2   Service Delivery   Support 10 TCs to implement their physical structure plan.   MoLG (UA),                     TCs are submitting progress reports on implementation of
                                                                                                                   their structural plans out of which 10 TCs will be selected for
                                                                                                                   support. Funds will be transferred to the respective TCs in
                                                                                                                   the 2nd quarter 2009/10
                       Conduct a nation-wide dissemination of the National Land     MLHUD,                          MoLHUD shelved this undertaking because of the
                       Use Policy                                                                                  unavailable information required before it can proceed. A bill
                                                                                                                   on this is before parliament. A policy is also required
                       The minimum service standards for service delivery should    All Line Ministries and MoLG   Minimum service standards for ministries of Education,
                       be finalised and disseminated jointly between MoLG and       (LAI)                          Water, Roads, Production and Gender were finalised. The
                       the service line ministries                                                                 ones of ministries of Health and Environment to be finalised
                                                                                                                   by a consultant in fy 2009/10.

3                      The Minimum standards of service delivery should inform      All Line Ministries and LGs    Its in the approved work plan and to be finalized 2009/10.
                       the client charters developed by LGs

4   Monitoring &       Review functionality of the Decentralisation Technical       DTWG & MoLG           The Technical Working Groups have been constituted and
    Evaluation         Working Group (DTWG) to ensure it is fully integrated into                         they are operational and have actively participated in
                       MoLG management systems as required by national                                    planning process of the financial year 2009/10 LGSIP work
                       budget and planning processes. It was recommended that                             plan.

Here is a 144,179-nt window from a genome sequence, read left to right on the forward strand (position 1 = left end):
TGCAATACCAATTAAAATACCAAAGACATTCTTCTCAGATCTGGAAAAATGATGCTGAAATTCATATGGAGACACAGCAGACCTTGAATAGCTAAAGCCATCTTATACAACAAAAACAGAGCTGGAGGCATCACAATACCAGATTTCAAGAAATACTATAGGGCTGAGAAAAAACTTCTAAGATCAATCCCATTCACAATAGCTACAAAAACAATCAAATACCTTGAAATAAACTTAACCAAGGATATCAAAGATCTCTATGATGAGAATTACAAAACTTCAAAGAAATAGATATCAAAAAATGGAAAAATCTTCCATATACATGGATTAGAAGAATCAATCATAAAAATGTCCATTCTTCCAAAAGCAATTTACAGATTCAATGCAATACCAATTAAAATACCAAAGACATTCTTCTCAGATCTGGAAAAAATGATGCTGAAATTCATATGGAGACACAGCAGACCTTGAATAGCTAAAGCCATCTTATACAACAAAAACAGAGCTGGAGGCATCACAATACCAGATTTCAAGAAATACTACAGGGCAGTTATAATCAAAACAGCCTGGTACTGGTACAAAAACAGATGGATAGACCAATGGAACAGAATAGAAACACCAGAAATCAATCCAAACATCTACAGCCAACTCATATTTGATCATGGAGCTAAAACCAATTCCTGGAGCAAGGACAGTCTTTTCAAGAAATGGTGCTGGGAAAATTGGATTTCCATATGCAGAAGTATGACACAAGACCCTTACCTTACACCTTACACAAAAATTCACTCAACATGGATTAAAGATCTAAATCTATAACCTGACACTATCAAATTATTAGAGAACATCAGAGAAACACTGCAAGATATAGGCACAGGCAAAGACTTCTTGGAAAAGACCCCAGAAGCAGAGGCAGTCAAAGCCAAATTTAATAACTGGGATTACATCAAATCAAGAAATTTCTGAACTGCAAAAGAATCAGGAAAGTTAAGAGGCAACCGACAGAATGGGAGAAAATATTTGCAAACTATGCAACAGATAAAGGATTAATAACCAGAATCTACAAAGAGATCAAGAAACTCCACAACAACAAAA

the DTWG meets quarterly and be further supported by
                       the establishement of Technical Working groups.
                       The LGSIP should be reviewed to confirm the baseline         DTWG & MoLG (LGSIP    Evaluation of technical proposals submitted was completed.
                       data, remove obsolete indicators and include new             Secretariat)          Awaiting a go ahead from the contracts committee to
                       indicators.                                                                        evaluate financial proposal.
5   Fiscal             MoLG, MoFPED, URA, LGFC and LG Associations should           MoLG, LGFC            Matters with Solicitor General to give legal guidance on the
    Decentralisation   agree on the modality for collection and payment of                                matter.
                       agency fees
                       MoLG should develop and disseminate the LST guidelines       MoLG (LAI)            The general guidelines were finalised to be disseminated
                       for commercial farmers                                                             under LGSIP 2009/10. Statutory Instrument for regulations
                                                                                                          awaiting approval by cabinet and Solicitor General.

6   Political          MoLG should develop guidelines with quantifiable             MoLG (LCD, DA & UA)   Draft TORs were finalised for a complete study in Uganda.
    Decentralisation   indicators to guide the creation of new LGs and                                    The concept note in place. Awaiting clearance from top
                       Administrative Units                                                               management for the assignment to go ahead.

Annex 7: Status of implementation of JARD 2008 recommendations

Thematic area                                 Recommendation                                   Responsibility   Progress/ status on Implementation